Children's & Fantasy/Sci-Fi Books

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Fractured Fairy Tales: Little Red Riding Hood

My new picture book, LITTLE RED CUTTLEFISH, from Pelican Publishing, is an aquatic adaptation of Little Red Riding Hood. Clearly, this is not the first, nor will it be the last, fractured version of the story of a stylish but foolish young girl and the hungry wolf that eats her. Oops, spoiler alert. Below are some other terrific takes on this timeless tale.

LRCLittle Red jets off to take fresh crab cakes to her grandmother. Everything goes swimmingly—until a big, bad tiger shark attacks! Little Red has to use her cuttlefish defenses—camouflage, quick reflexes, and squirting an ink cloud—to outwit the shark, combining science and spunk. Gorgeous illustrations depict the reef and its adorable main character with lively detail.

The authors include information about cuttlefish and tiger sharks, addressing Common Core standards, as well as resources for further reading. This aquatically fractured fairy tale will tickle your cuttlebone and spark your curiosity.



NINJA RED RIDING HOOD by Corey Rosen Schwartz, illustrated by Dan Santat


Wolf just can’t catch a break! Ever since the three little pigs started teaching everyone Ninja skills, huffing and puffing just hasn’t been enough to scare up a good meal. His craving for meat sends Wolf to classes at the dojo, and soon he’s ready to try out his new moves. A little girl and her tiny granny should be easy targets—right? Not if Little Red has anything to say about it! Kiya!






LITTLE RED GLIDING HOOD by Tara Lazar, illustrated by Troy Cummings

red3Little Red Riding Hood straps on ice skates in this fractured fairy tale! A figure-skating enthusiast, Little Red has worn out her skates and must win a pairs competition to earn new ones. But who will be her partner? The Dish is already skating with the Spoon, and Hansel has Gretel. You won’t believe what big eyes, sharp teeth, and furry paws her partner has . . . all the better to spin her with!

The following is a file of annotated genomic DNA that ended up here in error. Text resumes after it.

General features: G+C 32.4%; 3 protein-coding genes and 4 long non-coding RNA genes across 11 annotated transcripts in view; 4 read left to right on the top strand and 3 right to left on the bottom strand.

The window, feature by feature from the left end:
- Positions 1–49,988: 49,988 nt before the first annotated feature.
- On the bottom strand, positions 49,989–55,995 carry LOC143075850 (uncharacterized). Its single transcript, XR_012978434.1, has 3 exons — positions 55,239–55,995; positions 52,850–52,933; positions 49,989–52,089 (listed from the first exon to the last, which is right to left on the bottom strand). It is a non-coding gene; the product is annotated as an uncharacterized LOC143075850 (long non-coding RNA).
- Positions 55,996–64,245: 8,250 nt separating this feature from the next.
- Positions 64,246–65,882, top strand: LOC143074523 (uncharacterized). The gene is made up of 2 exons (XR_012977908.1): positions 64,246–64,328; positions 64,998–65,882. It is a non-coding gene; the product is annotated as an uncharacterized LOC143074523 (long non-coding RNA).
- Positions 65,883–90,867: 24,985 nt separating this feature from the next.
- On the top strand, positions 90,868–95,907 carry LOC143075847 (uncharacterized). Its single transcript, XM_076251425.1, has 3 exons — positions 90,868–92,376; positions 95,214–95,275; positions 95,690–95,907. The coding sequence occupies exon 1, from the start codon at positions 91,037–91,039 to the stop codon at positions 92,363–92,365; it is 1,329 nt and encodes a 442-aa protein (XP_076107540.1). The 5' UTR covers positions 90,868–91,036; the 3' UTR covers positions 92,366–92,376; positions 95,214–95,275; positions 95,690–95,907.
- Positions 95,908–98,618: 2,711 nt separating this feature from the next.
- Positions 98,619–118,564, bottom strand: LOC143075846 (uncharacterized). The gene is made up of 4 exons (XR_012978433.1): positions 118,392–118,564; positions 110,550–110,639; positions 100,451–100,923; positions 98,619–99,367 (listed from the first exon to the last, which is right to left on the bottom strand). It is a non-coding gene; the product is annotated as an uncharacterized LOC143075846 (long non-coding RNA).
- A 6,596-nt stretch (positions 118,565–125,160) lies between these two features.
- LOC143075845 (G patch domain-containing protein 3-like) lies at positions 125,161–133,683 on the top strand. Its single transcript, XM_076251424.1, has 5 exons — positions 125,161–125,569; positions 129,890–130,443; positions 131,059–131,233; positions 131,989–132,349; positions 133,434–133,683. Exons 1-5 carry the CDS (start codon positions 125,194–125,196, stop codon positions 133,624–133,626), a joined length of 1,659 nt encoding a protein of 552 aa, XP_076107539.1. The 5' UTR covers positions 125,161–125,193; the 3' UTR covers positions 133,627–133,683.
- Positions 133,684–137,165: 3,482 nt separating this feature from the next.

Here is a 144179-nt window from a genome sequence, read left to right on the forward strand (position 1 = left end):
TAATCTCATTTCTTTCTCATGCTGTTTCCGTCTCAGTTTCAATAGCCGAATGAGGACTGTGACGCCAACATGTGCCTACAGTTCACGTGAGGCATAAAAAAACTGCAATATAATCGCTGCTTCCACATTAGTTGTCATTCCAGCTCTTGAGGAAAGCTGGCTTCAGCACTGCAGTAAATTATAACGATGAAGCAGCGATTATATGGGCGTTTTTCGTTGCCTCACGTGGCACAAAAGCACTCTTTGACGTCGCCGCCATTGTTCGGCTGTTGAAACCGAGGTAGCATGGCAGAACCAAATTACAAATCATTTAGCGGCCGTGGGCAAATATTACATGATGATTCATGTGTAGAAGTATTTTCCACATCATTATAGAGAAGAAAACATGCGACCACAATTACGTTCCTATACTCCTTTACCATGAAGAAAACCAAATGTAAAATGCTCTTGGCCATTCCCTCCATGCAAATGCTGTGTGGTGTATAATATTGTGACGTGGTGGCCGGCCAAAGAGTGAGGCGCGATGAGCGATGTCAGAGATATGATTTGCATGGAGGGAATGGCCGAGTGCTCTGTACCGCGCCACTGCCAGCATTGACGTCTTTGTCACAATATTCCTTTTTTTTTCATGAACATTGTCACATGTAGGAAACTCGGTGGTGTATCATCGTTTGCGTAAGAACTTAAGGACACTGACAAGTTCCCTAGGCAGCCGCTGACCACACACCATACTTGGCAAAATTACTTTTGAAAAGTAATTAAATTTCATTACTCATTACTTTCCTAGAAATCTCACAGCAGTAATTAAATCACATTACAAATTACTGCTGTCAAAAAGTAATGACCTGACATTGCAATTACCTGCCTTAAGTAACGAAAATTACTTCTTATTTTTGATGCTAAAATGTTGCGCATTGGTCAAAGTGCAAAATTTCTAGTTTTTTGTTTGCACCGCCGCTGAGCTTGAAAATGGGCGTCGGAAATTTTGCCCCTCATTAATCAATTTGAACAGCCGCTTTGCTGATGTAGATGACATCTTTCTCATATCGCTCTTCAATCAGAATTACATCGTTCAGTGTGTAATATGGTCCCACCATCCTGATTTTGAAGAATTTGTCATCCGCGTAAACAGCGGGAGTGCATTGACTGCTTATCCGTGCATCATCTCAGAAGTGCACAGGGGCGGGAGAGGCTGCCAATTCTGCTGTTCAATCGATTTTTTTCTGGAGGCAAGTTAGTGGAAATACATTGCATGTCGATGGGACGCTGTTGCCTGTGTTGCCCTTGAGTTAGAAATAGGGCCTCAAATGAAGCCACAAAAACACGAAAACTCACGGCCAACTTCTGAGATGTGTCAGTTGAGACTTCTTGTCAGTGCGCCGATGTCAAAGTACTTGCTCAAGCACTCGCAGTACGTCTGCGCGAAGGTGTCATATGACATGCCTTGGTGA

PETITE ROUGE – A Cajun Red Riding Hood by Mike Artell, illustrated by Jim Harris

red4When her grand-mère comes down wit’ de flu, this Cajun Little Red knows what she has to do. With her witty cat, TeJean, she sets off in a pirogue to bring Grand-mère some gumbo. Who should she meet upon the way, but that big ol’ swamp gator, Claude! Mean ol’ Claude may want to gobble up Petite Rouge, but she and TeJean have a better idea. Before long, they have Claude running back to the bayou where he belongs!




HONESTLY, RED RIDING HOOD WAS ROTTEN! The Story of Little Red Riding Hood as Told by the Wolf by Trisha Speed Shaskan, illustrated by Gerald Guerlais

red5OF COURSE you think I did a horrible thing by eating Little Red Riding Hood and her granny. You don’t know the other side of the story. Well, let me tell you…








BETSY RED HOODIE by Gail Carson Levine, illustrated by Scott Nash

red6Betsy is finally old enough to take cupcakes to Grandma all by herself—with the company of her faithful sheep, of course. And although wolves aren’t good for grandmas, Betsy lets her best friend, Zimmo, come along too. But will Zimmo’s wolfish instincts make Grandma the tasty treat instead?





LITTLE RED RIDING HOOD – A Newfangled Prairie Tale by Lisa Campbell Ernst

red7When Little Red Riding Hood sets off to deliver muffins to her grandmother, you bet that a big bad wolf isn’t far behind! Set on the midwestern prairie, this is a “Little Red Riding Hood” that will captivate youngsters with its feisty heroines and bold humor. Especially to be relished is the way the story line plays against the classic tale’s plot, with laugh-provoking lines that show true wit. As the dastardly wolf chuckles, appreciating his own schemes, the text soars, suspense builds and vibrant pictures bring out all of the fun.




LITTLE RED COWBOY HAT by Susan Lowell, illustrated by Randy Cecil

red8This Southwestern version of Little Red Riding Hood features a tomboyish main character, a wolf as sleazy as any streetcorner lothario and a distinct self-defense theme. Lowell’s (The Three Little Javelinas) outwardly tough Little Red wears a sheriff’s badge and shoots rattlesnakes with her slingshot. However, she’s intimidated by her aggressor, who steps from behind a cactus and blocks her path (“She didn’t want to talk to him, but she’d been raised to be polite”). Later, as Little Red flees the wolf in Grandma’s house, Grandma bursts into the bedroom with an ax (she has been chopping wood). Together the two frontierswomen chase the wolf away, and the tale ends on an up-to-date empowerment .